At times when I am very busy, when the tendency is to become unsettled, upset, panicked, I employ a coping mechanism that works for me. I think the idea actually came from the opening of the old TV show, the Six Million Dollar Man. Whichever show it was showed someone running very fast, but in slow motion. He’s making all of the rapid moves, but slowly.

I picture that slow running man when I am in situations that require a lot of thinking and a high level of activity. I picture myself slowing down, taking things much more slowly than usual. The background music becomes slower, softer, more gentle. So do the thoughts swirling around in my head. By slowing down, I avoid all of the hazards of haste- the frenzied movements, things being misplaced, bumping into things, feeling stressed.

I have my list. I do things one at a time. And I take my time.

Hanging out with my buddies


(and I stay less focused)

Parting

June 1967

I am 7.5 months pregnant with my first child. My husband of just a year is serving as a chaplain in the US Army. We are planning to leave the Army after our baby is born and to go to a civilian congregation. He has been hired as the new rabbi at the House of Peace synagogue in Columbia, South Carolina. We have just visited there a second time to talk with them about where we will be living and what changes we would like to see in the house the congregation owns. We are in the Atlanta airport. He is flying in uniform back to Fort Knox. I am flying to Philadelphia where I must take final exams at Gratz College so that they can see that I really did study on my own that year so that I can receive my BHL (Bachelor of Hebrew Literature) degree.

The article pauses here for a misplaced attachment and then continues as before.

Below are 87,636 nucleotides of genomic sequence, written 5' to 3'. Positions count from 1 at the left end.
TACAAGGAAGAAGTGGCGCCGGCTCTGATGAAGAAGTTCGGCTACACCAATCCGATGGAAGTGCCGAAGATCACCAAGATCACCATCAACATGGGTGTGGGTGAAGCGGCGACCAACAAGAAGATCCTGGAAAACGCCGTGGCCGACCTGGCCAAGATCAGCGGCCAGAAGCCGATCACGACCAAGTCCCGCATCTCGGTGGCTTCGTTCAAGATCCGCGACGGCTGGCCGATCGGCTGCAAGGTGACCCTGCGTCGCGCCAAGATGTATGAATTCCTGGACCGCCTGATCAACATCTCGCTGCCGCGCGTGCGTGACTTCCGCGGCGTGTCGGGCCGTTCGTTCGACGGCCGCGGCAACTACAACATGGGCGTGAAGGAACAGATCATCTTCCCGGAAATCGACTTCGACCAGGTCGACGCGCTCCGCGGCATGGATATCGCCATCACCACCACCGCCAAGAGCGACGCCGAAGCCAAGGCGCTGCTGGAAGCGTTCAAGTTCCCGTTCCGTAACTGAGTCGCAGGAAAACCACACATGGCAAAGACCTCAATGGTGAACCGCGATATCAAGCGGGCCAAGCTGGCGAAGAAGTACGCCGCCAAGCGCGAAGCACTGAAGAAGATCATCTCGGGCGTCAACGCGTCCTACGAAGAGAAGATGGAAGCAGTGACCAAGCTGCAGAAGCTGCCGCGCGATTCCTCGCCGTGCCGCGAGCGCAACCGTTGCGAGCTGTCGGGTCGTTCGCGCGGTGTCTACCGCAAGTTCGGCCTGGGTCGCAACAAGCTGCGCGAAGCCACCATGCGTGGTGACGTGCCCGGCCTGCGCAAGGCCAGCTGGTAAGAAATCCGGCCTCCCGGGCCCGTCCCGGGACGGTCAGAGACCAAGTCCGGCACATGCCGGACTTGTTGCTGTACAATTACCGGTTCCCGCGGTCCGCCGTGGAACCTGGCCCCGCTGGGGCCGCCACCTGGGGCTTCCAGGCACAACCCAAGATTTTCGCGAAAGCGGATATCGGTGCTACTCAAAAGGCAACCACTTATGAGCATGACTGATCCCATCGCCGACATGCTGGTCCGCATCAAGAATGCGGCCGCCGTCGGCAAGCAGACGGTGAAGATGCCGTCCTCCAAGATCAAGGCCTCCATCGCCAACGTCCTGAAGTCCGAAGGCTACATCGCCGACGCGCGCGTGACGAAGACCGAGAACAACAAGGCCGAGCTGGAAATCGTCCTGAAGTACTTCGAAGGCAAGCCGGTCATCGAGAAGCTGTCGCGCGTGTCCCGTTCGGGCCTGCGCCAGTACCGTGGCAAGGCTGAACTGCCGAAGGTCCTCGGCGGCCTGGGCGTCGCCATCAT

I am young, 21 years old, and very pregnant.

We wait for my plane. When we are called to board, we embrace. I cry. I will miss him.

I take my seat on the plane. The man next to me starts to speak. “He’ll be all right. Lots of men return healthy and whole from Vietnam. He’ll get to see that baby of yours.”

December 2011

I am a bit older. That baby is now a man with 6 children of his own. Soon I will be saying goodbye to my husband once again. This time he really is going to Vietnam.

But I am not worried.

He is going to supervise the kosher cooking for a tour. We have been to Vietnam together several times. We lead tours there. It is a lovely place to visit. It is beautiful and has rich traditions and friendly, welcoming people. The war years are barely a memory by now except for in places they have designated as war museums or in Cu Chi where the Vietcong built an elaborate tunnel system. A tour there is a treat and I look forward to returning.

This morning I bought him some instant coffee to take along because Vietnamese coffee is “different.”

We’ll keep in touch over his iPad and my computer.

But there still may be tears when he leaves.

Thanksgiving 2011

I will spare you the usual blah-blah of how wonderful my family is and how amazingly great it is when we adults all get together and tell you instead about the good things that have happened recently and wonderful things to look forward to that make me really thankful.